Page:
Exploring The Turtle Position For BJJ – BJJ Fanatics

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Many wrestlers and BJJ innovators such as Eduardo Telles know that the turtle can be a powerful position

The turtle position is something that is neglected in Brazilian Jiu Jitsu. For most, the turtle position is a seen as a weaker position. But many wrestlers and BJJ innovators such as Eduardo Telles know that the turtle can be a powerful position. There is also one key component that brings contention to the turtle position: it exposes your back to your opponent, allowing them to easily lock up a seat belt grip, set their hooks and start attacking neck chokes and more. A smart grappler might think to avoid the turtle position at all cost, but the wise grappler knows that you will inevitably end up in turtle at some point. Let’s face it, the turtle is a common defensive position. You see it used all the time in the UFC when fighters are trying to avoid knock out blows and looking for a way to get back to their feet. And in Brazilain Jiu Jitsu, it is a natural counter, or a position you might find yourself in when things do not go right, such as failed double leg take downs, recovering from side control and many other scenarios.

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If you find yourself caught in the turtle position but do not know what to do, then these techniques are for you. Let’s take a look at some great moves from the turtle position that will really help improve your game. Are you ready? Let’s get to work!

Turtle Position by Henry Cejudo

It is common knowledge that wrestlers have many techniques from the turtle position. Henry Cejudo is no exception to this. In the world of Mixed Martial Arts, Henry Cejudo is one of the greatest competitors of his generation. As a professional Mixed Martial Artist and former freestyle wrestler, Cejudo is currently signed to the Ultimate Fighting Championship (UFC) where he competes in the men’s fly weight division as the reigning champion. As a freestyle wrestler, Cejudo is an Olympic gold medalist. Let’s check out Henry’s advice when fighting from the turtle position. Watch the video below and then we will break down Henry’s technique. Check it out now!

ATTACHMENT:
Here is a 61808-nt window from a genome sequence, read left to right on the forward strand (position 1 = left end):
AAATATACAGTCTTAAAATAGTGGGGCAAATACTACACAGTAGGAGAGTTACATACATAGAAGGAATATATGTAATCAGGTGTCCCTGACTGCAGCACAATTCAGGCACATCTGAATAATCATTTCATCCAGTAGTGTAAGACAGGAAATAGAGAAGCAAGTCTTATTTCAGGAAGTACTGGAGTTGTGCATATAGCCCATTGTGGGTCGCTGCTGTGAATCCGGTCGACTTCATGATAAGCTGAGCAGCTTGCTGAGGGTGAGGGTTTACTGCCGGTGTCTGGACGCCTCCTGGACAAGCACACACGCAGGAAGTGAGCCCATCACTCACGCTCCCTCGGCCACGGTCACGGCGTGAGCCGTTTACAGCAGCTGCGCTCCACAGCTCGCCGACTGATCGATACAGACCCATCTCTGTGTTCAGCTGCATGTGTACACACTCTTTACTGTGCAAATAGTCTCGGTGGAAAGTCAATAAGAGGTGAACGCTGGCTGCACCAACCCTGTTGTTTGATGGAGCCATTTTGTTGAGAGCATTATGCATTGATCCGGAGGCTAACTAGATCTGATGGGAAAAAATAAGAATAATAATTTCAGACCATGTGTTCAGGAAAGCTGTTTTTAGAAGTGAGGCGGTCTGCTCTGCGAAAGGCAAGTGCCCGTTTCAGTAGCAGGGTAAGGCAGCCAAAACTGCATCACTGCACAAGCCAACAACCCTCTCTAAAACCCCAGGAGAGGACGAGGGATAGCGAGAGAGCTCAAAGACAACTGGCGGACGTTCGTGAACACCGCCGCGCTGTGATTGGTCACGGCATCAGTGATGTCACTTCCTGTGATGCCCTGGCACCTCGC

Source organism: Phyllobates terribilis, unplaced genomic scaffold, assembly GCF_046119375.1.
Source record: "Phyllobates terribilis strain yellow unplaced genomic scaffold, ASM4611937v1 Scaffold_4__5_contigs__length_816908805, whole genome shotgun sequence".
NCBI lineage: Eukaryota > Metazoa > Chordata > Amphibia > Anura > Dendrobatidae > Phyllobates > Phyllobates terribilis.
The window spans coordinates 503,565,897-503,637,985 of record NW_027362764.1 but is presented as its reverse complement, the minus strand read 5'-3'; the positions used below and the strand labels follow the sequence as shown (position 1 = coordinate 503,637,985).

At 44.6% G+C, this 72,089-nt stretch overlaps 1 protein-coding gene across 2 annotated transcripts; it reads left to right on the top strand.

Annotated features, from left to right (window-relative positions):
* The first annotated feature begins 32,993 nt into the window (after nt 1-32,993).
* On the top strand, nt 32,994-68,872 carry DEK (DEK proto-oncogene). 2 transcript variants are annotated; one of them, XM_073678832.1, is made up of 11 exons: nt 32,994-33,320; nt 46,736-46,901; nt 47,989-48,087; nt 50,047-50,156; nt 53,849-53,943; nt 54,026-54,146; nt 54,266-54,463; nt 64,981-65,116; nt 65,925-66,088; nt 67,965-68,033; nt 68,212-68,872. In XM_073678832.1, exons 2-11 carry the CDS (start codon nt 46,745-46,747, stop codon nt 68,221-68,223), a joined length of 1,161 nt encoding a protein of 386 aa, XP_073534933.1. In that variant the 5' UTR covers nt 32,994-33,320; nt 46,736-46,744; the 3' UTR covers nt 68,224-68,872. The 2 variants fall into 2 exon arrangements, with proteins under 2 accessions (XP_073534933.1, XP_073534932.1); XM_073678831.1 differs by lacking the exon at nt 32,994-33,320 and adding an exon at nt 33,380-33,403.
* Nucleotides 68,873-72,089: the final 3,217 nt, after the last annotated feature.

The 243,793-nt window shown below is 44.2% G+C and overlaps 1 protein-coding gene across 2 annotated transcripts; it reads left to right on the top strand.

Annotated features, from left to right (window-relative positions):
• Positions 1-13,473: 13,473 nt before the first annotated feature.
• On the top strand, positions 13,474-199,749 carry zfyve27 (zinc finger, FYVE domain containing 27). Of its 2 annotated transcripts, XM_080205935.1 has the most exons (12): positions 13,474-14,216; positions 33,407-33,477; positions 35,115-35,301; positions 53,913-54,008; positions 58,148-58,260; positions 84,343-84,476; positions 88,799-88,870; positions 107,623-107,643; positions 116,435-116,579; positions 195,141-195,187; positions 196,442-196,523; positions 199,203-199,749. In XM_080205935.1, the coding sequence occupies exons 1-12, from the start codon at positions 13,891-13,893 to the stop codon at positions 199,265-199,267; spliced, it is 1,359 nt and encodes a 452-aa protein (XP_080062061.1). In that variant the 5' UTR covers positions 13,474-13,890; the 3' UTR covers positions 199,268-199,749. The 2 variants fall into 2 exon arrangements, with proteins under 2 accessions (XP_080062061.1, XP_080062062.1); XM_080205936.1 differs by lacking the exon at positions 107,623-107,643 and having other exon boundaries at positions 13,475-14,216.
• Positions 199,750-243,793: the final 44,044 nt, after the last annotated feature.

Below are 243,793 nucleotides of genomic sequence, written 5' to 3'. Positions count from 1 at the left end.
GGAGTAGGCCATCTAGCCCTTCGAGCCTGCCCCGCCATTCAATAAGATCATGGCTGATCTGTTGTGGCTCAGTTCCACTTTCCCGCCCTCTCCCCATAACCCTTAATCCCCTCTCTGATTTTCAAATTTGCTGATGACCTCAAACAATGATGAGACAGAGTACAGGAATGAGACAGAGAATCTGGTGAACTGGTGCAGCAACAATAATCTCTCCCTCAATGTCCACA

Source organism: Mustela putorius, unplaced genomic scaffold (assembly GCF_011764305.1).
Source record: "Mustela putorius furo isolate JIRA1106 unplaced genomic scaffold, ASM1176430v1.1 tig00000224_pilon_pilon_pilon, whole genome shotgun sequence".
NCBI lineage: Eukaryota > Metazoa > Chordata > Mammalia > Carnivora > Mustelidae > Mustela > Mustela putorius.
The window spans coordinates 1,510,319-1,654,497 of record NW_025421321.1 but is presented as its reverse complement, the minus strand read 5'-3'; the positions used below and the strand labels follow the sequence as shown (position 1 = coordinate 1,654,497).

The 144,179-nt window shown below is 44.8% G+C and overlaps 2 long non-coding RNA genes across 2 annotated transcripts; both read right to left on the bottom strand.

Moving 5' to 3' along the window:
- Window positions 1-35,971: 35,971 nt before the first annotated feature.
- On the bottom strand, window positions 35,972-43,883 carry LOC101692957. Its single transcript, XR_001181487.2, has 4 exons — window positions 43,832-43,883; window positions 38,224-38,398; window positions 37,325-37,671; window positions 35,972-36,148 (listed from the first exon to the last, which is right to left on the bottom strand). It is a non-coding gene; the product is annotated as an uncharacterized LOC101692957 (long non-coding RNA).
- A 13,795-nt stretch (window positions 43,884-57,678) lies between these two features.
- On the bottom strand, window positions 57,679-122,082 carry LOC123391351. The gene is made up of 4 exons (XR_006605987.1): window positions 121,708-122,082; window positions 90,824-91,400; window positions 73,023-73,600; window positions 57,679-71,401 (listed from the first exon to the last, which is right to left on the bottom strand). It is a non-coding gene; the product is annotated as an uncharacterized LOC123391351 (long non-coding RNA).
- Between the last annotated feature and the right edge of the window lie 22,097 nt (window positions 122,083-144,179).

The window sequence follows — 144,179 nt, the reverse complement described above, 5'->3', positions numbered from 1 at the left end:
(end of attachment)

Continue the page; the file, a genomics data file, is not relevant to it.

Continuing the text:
Henry explains first and foremost that you need to be very careful in the turtle position. Once someone gets your back it can be very difficult for you to get them off. Cejudo shows a very common technique some people do when their opponent has a seat belt grip from the side. Typically you will see guys come up with their opposite foot, similar to a lunge. Or, they will come up with their near side foot. Both of these options do not give you a lot of stability. What Cejudo likes to do instead is come up to his foot but then use his opponent like a wall to help lift him up and also create a stronger base. From here, Cejudo will secure a double wrist grip and then stand up and start to walk his opponent back wards, allowing him an opportunity to clear his training partner’s grip and shoot for a single leg.

Another option that Henry shows is to again post with the out side leg, but this time instead of backing into his opponent he will grip the arm coming across his shoulder and then turn into his opponent. Notice that Cejudo controls his opponent’s arm behind his elbow, and as he turns into him it enables him to grip the back of his opponent’s thigh above the knee. With his base and these grips, Cejudo is able to kick off and roll through his opponent for an easy take down.

Concepts For Turtle Defense by Travis Stevens